The question implies that all hackers are bad guys or anarchists. In fact, some are patriots; many want to do good, not harm; and all of them love a puzzle.
For the past 20 years, U.S. intelligence and law enforcement agencies have come to view some hackers as allies in the quest for cybersecurity. Many software companies pay bounties to hackers who find and exploit vulnerabilities in their programs — and dozens of professional hacking firms have risen up to meet the challenge.
Imagine the sheer sport of the F.B.I. vs. Apple case. The F.B.I. moans that it can’t crack the San Bernardino shooter’s iPhone without Apple’s assistance; Apple claims its phones are so secure, the slightest compromise could do grave damage. Watching this standoff, clever hackers worldwide mused, “Let me give this a try.” One firm of such hackers has now succeeded — and it may have taken its solution to the F.B.I., not to Apple, because Apple is one of the few giants of Silicon Valley that doesn’t pay bounties.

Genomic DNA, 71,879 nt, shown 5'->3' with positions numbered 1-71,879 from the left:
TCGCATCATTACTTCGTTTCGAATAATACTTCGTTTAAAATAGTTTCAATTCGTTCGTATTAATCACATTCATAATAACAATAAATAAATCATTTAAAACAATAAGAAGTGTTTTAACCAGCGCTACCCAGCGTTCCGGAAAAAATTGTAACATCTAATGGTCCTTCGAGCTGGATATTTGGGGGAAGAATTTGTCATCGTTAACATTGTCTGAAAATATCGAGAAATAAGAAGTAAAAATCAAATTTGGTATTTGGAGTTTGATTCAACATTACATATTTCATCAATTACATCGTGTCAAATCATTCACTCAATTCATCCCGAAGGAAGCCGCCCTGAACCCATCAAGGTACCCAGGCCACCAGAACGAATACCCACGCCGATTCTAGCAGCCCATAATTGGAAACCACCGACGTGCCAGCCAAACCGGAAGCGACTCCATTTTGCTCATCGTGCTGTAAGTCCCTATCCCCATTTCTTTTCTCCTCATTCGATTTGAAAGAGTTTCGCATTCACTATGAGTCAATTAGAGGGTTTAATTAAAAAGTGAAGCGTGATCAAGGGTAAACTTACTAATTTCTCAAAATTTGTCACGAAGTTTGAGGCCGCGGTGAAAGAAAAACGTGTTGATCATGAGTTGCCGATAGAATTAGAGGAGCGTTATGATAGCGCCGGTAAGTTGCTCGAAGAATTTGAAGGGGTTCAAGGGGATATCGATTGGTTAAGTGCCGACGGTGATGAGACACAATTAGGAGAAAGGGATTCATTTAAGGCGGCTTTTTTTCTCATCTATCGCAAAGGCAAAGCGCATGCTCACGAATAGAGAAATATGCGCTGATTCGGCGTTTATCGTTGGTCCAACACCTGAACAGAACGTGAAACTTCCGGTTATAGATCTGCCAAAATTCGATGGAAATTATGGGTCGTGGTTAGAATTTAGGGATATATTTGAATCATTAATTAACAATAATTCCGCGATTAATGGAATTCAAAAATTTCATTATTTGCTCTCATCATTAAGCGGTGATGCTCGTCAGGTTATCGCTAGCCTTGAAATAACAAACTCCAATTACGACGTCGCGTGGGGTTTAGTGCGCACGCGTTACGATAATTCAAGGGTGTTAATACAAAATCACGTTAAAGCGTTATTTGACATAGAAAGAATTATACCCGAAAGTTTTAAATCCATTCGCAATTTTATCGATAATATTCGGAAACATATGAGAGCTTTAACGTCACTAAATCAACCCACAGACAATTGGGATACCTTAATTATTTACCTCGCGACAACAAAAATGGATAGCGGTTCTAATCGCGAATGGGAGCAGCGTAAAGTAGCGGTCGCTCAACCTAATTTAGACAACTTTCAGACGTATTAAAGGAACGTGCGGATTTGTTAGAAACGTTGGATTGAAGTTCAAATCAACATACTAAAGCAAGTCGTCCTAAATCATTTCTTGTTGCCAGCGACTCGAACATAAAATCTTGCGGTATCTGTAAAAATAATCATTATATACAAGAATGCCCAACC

Hackers haven’t been absorbed into the system entirely. Some are bad guys who do commerce with criminals or foreign spies. Some among the “white-hat hackers” are too rebellious to collude with government; others, who have tried, are turned away — certainly denied security clearances — because they’ve illegally downloaded music or movies in their wayward youth (which, in some cases, may have been just a few months ago).
The government should relax its standards. It’s long been known that hacking is a major problem — not just to personal banking accounts, but to the nation’s critical infrastructure and the military’s command networks. Often the best way to beat hacking is with another hacker — someone who can find and patch the holes before a bad guy exploits them. A lot of hackers want to help; the government should do more to let them.